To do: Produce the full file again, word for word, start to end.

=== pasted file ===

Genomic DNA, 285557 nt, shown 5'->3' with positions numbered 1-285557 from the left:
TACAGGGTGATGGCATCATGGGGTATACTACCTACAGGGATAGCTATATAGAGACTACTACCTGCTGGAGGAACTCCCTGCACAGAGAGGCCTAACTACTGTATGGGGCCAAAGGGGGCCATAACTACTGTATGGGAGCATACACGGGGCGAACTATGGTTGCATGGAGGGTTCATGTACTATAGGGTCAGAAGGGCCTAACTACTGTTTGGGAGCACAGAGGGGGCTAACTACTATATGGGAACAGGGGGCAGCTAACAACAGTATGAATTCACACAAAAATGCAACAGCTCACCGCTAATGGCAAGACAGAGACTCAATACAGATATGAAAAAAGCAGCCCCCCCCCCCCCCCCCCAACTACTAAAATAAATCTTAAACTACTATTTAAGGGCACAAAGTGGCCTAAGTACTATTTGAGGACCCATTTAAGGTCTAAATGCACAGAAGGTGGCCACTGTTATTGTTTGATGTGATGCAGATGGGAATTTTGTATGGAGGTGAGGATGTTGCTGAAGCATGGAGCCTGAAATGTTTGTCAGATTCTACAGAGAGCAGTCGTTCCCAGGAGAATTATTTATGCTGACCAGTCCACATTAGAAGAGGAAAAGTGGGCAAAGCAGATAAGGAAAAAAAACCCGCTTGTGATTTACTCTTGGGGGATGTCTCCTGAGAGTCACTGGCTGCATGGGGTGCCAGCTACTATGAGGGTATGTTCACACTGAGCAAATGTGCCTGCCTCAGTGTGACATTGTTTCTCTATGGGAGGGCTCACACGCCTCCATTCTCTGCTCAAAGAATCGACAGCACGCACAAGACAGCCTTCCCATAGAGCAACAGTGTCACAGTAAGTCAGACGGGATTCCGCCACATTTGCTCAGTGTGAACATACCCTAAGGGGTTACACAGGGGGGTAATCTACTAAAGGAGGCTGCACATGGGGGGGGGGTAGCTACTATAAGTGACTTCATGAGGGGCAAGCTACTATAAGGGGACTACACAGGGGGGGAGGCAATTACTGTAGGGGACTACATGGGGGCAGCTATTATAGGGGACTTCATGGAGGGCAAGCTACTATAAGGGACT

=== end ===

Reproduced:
Genomic DNA, 285557 nt, shown 5'->3' with positions numbered 1-285557 from the left:
TACAGGGTGATGGCATCATGGGGTATACTACCTACAGGGATAGCTATATAGAGACTACTACCTGCTGGAGGAACTCCCTGCACAGAGAGGCCTAACTACTGTATGGGGCCAAAGGGGGCCATAACTACTGTATGGGAGCATACACGGGGCGAACTATGGTTGCATGGAGGGTTCATGTACTATAGGGTCAGAAGGGCCTAACTACTGTTTGGGAGCACAGAGGGGGCTAACTACTATATGGGAACAGGGGGCAGCTAACAACAGTATGAATTCACACAAAAATGCAACAGCTCACCGCTAATGGCAAGACAGAGACTCAATACAGATATGAAAAAAGCAGCCCCCCCCCCCCCCCCCCAACTACTAAAATAAATCTTAAACTACTATTTAAGGGCACAAAGTGGCCTAAGTACTATTTGAGGACCCATTTAAGGTCTAAATGCACAGAAGGTGGCCACTGTTATTGTTTGATGTGATGCAGATGGGAATTTTGTATGGAGGTGAGGATGTTGCTGAAGCATGGAGCCTGAAATGTTTGTCAGATTCTACAGAGAGCAGTCGTTCCCAGGAGAATTATTTATGCTGACCAGTCCACATTAGAAGAGGAAAAGTGGGCAAAGCAGATAAGGAAAAAAAACCCGCTTGTGATTTACTCTTGGGGGATGTCTCCTGAGAGTCACTGGCTGCATGGGGTGCCAGCTACTATGAGGGTATGTTCACACTGAGCAAATGTGCCTGCCTCAGTGTGACATTGTTTCTCTATGGGAGGGCTCACACGCCTCCATTCTCTGCTCAAAGAATCGACAGCACGCACAAGACAGCCTTCCCATAGAGCAACAGTGTCACAGTAAGTCAGACGGGATTCCGCCACATTTGCTCAGTGTGAACATACCCTAAGGGGTTACACAGGGGGGTAATCTACTAAAGGAGGCTGCACATGGGGGGGGGGTAGCTACTATAAGTGACTTCATGAGGGGCAAGCTACTATAAGGGGACTACACAGGGGGGGAGGCAATTACTGTAGGGGACTACATGGGGGCAGCTATTATAGGGGACTTCATGGAGGGCAAGCTACTATAAGGGACT